Sofrito is a complex but varied intersection between cooking method, ingredients, and finished dishes with many regional variations uses. My book, for example, has a version with green pepper, green apple and portobello mushrooms. Shown here with a smoky cashew spread
and fresh mixed baby greens wrapped in warm, fresh, hand rolled, whole wheat tortilla. It also goes well with brown rice, salsa and greens. Once you make it, you’ll find plenty of uses for it.
1 pound extra firm, high quality tofu, shredded (I use a box grater, larger holes)
1/2t coarse sea salt
1/4 cup cooking oil
1 medium red onion, finely chopped (about 1 1/2 cups)
1T heaping smoked paprika
2t dried, ground cumin
2t dried oregano, rubbed
1T lemon juice
2 cups vegetable stock
1 ‘sprig’ dried kombu (about 1″)
2T sun-dried tomatoes, minced (the dehydrated kind, not jarred)
1T white vinegar
2t black strap molasses
1-2T minced chipotle (the dehydrated kind, not in adobo)
1 large red pepper (about 1 cup)
1 large poblano pepper (about 1 cup)
1 cup passata (or tomato puree)
Red or black pepper and coarse sea salt to taste
Optional: You can replace chipotle with habanero (I often do). I also often replace the passata with salsa, the cumin with garam masala and/or the oregano with herbes de Provence. Spanish onions are more traditional than red. Cilantro, white wine and green peppers are also common variations.
Start with the peppers, then the tofu. Press your tofu ahead of time if it needs it. Preheat the oven to 450F. Lightly oil the peppers and roast until their skin is lightly charred (or use the gas stove method if you have a gas stove). Expect about 20 minutes, give or take.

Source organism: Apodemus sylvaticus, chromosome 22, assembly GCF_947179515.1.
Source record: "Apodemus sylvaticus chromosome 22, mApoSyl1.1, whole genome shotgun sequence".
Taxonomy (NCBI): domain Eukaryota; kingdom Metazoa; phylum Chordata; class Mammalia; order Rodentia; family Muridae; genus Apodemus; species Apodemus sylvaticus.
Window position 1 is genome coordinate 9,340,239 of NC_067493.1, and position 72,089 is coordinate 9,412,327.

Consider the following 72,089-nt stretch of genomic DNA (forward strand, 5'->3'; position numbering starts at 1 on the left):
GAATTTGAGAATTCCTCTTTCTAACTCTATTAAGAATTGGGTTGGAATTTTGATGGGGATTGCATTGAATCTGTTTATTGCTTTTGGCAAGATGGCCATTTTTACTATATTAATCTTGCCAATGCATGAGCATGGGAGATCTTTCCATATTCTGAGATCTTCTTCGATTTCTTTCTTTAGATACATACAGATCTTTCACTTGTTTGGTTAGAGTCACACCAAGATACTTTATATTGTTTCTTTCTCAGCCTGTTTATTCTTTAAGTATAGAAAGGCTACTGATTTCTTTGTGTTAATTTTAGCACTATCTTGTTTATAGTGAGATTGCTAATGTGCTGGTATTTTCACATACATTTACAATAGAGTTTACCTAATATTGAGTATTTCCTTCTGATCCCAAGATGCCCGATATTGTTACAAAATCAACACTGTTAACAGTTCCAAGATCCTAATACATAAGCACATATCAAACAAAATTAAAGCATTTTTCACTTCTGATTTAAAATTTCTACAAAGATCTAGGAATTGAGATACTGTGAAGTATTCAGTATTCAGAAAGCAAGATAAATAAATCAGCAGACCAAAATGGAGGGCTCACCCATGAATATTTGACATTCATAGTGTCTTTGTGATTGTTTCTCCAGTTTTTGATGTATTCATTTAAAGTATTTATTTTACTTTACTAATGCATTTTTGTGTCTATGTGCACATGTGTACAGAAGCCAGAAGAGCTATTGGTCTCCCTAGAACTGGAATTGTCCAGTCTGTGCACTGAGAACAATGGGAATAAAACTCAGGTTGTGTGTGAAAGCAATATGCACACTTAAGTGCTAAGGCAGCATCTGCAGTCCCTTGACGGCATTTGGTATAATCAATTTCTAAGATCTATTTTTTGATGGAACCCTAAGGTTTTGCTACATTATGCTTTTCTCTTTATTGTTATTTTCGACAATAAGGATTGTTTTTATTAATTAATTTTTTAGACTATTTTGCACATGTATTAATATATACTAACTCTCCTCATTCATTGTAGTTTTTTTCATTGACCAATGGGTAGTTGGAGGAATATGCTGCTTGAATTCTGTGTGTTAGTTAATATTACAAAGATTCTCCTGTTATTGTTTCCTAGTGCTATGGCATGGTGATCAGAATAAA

It’s likely the poblano will finish more quickly than the red pepper. Remove them from heat separately if necessary. When done, let the peppers stand 10 minutes to cool. Skin, core, seed and dice. Puree the peppers (including the chipotle) until smooth.
When the peppers are ready, bring the oil to heat in a large frying pan with the sea salt. Add the onion and saute for 3-5 minutes. Add the dry spices and the garlic and saute for another 1-2 minutes. The spices should be quite fragrant.
Add the tofu and saute until lightly browned (expect another 7 – 10 minutes). Stir carefully so as to not break up the tofu too much. Add the lemon juice and deglaze the pan. Remove from heat and add to a slow cooker. Add the remaining ingredients and slow cook for about 5 hours on high or 8 hours on low (although adjust for your
slow cooker — you know it better than I do).
Once the liquid has reduced to about 2 cups, preheat the oven to 200F. Remove the kombu and transfer the tofu to a roasting pan or baking sheet with sides and roast for about 2 hours, stirring periodically to ensure even browning and drying.
Once most of the liquid has been reduced and the pan is beginning to dry, increase the heat to 450F and roast for about 10 – 20 minutes to finish. The tofu should be chewy, but juicy, and an even reddish brown. Season to taste with additional pepper and salt.
Note: You can reduce cooking time by skipping the slow cook and slow roast in favor of just a slow roast. In that case, roast for about 4 hours at 200F and then increase heat, but expect to stir periodically the whole time. Your texture may not be quite as even and the flavour will not be quite as balanced. You may also want to wear gloves
when working with the chipotle or other hot peppers.